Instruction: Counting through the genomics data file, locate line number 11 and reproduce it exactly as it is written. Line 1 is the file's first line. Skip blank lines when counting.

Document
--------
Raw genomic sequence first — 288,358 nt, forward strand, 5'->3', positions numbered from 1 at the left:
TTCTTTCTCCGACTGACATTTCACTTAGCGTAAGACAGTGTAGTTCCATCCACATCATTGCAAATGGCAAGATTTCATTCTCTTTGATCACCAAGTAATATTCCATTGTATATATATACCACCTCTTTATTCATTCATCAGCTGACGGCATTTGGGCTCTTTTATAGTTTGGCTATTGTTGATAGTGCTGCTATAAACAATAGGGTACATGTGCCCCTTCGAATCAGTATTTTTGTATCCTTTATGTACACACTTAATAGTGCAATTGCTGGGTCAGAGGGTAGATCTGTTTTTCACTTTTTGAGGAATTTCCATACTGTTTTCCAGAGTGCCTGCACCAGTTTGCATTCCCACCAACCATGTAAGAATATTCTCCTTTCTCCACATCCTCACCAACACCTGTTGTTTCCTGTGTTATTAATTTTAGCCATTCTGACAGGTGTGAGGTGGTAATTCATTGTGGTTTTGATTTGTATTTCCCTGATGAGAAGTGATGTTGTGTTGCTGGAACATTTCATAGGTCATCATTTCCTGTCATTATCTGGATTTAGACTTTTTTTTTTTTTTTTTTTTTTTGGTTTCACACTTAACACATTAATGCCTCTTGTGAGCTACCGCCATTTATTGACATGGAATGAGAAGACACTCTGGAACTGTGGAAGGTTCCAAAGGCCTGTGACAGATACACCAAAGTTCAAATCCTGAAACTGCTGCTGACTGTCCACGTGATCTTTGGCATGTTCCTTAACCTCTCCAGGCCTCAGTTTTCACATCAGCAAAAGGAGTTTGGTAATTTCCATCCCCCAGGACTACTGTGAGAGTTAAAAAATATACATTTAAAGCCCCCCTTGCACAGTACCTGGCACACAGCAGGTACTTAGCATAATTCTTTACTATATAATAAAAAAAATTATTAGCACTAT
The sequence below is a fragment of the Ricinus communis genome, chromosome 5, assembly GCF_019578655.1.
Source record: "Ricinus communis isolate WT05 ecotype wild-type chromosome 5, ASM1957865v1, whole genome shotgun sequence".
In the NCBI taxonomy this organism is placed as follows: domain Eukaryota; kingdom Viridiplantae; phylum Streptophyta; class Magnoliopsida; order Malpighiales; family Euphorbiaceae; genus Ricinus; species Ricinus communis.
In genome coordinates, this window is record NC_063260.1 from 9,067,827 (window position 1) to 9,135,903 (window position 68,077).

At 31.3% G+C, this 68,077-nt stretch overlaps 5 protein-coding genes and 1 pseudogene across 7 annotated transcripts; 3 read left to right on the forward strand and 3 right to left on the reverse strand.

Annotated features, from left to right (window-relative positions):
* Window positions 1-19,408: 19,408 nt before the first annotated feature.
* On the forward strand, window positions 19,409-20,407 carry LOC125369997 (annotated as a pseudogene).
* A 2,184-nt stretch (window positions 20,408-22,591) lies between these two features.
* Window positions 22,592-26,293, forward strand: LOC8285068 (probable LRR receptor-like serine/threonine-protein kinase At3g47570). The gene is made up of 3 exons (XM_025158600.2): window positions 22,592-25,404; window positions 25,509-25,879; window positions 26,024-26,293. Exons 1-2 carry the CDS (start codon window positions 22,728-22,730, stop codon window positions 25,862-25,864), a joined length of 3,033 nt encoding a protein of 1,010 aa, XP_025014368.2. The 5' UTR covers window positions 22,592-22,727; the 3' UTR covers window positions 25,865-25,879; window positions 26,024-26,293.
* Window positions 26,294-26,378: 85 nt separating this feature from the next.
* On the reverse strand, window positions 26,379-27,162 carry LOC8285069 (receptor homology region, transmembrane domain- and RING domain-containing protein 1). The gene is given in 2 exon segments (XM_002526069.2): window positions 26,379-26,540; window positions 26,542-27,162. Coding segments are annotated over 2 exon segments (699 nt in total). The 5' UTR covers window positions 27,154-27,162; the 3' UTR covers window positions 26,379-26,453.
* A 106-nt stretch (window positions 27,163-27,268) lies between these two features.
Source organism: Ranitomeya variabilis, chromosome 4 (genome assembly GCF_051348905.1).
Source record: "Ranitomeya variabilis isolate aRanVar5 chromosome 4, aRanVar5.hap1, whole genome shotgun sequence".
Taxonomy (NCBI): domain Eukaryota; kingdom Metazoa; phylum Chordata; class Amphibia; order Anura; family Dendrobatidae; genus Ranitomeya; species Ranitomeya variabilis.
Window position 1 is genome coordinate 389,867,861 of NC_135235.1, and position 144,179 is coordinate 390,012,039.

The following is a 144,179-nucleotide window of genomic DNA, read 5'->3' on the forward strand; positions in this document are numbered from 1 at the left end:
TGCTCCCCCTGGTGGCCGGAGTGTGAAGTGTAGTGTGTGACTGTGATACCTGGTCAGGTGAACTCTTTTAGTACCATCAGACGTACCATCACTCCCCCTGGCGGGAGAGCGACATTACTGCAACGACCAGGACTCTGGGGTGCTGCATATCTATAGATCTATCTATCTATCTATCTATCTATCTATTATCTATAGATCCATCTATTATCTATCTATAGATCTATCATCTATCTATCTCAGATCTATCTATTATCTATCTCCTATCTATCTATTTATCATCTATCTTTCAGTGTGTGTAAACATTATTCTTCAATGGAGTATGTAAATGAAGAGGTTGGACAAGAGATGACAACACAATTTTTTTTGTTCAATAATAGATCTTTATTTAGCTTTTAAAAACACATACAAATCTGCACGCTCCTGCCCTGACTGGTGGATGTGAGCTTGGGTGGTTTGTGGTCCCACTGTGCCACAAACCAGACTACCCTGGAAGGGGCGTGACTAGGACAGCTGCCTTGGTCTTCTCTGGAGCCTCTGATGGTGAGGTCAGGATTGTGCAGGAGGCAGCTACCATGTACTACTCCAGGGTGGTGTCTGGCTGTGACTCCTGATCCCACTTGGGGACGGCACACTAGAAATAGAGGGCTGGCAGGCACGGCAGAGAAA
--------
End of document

* A 2,184-nt stretch (window positions 20,408-22,591) lies between these two features.